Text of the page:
Educational inequalities in mortality and survival of women and men in the Americas, 1990–2010

Haeberer M, Noguer I, Mújica OJ.
Rev Panam Salud Publica. 2015:38(2):89–95
Published online: 13 October 2015
Abstract / Resumen:

Objective. Analyze magnitude and trends in educational inequality in mortality and survival of women and men in countries of the Americas. Methods. Gap and gradient metrics were used to calculate inequality between countries in adult mortality, average age of death, life expectancy, and healthy life expectancy, according to educational level in men and women for 1990 and 2010. Results. Between 1990 and 2010, the average number of years of education increased from 8 to 10 with no difference between sexes. Adult mortality (15-59 years) did not change: 1.9 per 1 000 women and 3.7 per 1 000 men. The slope index of inequality (SII) increased from –1.0 to –2.0 per 1 000 women and from –1.2 to –4.4 per 1 000 men. Life expectancy increased from 75.6 to 78.7 years in women and from 68.9 to 72.4 in men; absolute inequality decreased from 7.8 to 7.2 years in women and increased from 7.2 to 9.2 years in men. Healthy life expectancy increased from 63.7 to 65.9 years in women and from 59.5 to 62.5 years in men; the SII declined from 6.9 to 5.8 years in women and increased from 6.9 to 7.8 years in men. Conclusions. In the countries of the Americas, men are at greater risk of dying, die earlier, and live fewer disease- and disability-free years than women; educational level is a determinant of mortality and survival in both sexes, and educational inequalities are more pronounced and increasing among men, and are disproportionately concentrated in the most socially disadvantaged populations.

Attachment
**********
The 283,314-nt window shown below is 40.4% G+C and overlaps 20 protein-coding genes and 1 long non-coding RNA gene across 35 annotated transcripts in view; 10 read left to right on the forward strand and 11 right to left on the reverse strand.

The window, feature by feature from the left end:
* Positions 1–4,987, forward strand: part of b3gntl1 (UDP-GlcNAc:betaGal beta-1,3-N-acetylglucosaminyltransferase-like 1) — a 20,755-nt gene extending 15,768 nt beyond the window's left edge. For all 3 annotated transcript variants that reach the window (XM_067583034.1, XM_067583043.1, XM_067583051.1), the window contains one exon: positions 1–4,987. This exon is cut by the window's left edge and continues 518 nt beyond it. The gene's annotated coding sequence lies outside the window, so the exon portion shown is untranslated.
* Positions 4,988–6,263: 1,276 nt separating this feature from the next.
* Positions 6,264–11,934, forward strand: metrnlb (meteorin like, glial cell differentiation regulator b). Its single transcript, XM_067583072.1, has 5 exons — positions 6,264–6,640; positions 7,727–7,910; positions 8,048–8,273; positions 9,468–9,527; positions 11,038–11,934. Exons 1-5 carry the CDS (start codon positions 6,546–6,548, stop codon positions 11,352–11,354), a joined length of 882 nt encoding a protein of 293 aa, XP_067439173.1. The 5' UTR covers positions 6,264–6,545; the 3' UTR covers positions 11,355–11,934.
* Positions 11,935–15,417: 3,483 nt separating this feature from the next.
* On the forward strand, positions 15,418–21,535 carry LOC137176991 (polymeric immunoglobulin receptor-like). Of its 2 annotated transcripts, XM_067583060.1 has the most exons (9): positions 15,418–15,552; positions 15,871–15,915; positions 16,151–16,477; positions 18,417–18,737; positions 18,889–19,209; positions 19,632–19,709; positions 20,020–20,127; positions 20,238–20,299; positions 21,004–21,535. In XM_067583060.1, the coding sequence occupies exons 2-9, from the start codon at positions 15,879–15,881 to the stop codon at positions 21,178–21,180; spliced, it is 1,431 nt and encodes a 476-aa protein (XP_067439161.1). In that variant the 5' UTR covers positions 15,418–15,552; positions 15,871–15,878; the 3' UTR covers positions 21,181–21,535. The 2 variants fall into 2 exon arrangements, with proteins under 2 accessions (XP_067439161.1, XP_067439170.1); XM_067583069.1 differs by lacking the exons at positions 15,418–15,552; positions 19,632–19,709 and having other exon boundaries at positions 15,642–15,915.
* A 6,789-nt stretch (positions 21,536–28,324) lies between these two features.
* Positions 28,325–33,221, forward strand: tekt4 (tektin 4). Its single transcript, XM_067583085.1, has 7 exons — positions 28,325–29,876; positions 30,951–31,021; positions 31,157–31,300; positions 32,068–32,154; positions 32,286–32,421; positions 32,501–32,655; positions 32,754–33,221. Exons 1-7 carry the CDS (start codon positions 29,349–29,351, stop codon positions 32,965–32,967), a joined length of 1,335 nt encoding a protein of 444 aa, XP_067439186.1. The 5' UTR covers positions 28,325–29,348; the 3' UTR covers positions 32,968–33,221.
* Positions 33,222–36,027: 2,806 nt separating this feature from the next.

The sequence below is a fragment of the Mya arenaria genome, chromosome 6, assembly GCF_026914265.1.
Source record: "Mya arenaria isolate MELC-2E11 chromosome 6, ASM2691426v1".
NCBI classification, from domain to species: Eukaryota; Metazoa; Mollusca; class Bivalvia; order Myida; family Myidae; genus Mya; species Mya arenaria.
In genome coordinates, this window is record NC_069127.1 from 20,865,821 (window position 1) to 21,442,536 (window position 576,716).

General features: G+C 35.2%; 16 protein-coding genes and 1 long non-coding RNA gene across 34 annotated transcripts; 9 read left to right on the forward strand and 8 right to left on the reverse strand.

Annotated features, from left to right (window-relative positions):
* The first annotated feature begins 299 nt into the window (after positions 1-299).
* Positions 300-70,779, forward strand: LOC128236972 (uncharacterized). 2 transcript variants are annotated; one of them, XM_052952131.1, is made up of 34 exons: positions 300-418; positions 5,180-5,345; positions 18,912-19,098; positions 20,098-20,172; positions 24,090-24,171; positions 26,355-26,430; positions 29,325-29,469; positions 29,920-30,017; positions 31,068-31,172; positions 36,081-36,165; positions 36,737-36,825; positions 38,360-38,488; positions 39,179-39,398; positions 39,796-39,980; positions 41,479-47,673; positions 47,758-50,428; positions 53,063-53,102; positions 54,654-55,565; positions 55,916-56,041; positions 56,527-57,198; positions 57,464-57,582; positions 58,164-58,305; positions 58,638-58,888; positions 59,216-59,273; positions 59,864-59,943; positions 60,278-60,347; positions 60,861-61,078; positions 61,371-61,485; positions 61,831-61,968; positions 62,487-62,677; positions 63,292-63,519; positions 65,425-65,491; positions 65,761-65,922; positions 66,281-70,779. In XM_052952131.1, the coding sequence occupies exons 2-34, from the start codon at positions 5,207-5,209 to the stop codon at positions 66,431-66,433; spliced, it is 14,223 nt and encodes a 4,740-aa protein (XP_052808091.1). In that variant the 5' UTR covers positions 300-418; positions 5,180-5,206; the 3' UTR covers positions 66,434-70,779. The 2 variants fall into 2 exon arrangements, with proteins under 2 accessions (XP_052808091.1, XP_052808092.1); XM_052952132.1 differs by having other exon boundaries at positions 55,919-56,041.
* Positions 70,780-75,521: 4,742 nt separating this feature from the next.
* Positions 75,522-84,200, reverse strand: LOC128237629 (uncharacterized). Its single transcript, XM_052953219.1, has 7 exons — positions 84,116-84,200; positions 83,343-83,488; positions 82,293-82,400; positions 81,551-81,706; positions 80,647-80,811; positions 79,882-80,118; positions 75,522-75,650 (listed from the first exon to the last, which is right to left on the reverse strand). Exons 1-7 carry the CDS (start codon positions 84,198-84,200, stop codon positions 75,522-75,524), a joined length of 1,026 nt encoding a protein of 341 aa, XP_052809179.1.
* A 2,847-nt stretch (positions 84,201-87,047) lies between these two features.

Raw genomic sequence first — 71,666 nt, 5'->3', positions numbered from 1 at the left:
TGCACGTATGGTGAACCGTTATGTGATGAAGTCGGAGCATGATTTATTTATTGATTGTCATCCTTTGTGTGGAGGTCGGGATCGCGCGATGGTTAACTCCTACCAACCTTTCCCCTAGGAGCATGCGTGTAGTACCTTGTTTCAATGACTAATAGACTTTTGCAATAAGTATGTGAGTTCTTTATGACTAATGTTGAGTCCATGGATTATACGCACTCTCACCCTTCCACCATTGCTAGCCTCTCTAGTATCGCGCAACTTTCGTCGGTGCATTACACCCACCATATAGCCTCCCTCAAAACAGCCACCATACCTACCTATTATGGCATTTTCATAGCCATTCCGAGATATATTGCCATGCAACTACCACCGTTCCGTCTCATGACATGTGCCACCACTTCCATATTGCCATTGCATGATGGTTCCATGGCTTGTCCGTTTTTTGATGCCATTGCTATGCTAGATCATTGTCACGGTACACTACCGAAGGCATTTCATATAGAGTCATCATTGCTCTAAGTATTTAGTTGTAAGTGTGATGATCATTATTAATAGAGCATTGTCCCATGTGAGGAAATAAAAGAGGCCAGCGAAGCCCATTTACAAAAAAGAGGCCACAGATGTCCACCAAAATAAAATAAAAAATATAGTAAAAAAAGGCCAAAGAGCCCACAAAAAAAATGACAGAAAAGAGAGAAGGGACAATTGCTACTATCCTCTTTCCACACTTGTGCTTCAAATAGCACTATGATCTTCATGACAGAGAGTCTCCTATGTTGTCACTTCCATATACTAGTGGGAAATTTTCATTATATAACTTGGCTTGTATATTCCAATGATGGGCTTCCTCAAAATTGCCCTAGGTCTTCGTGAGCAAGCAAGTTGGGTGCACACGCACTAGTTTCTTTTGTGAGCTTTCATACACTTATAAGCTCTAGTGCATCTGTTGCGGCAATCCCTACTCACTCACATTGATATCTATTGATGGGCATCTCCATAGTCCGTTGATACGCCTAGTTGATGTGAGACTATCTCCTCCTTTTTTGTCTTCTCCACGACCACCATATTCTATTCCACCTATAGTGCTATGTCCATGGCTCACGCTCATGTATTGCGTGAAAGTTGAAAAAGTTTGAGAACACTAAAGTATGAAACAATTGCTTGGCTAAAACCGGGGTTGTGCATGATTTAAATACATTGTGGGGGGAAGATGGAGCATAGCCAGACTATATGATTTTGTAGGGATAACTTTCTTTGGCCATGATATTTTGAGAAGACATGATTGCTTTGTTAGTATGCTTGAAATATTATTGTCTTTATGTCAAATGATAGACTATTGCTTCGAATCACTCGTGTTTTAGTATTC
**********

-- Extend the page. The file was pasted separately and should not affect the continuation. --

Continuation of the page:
Keywords / Palabras clave:
Health Inequalities, Social Determinants of Health, Education, Gender and Health, Americas

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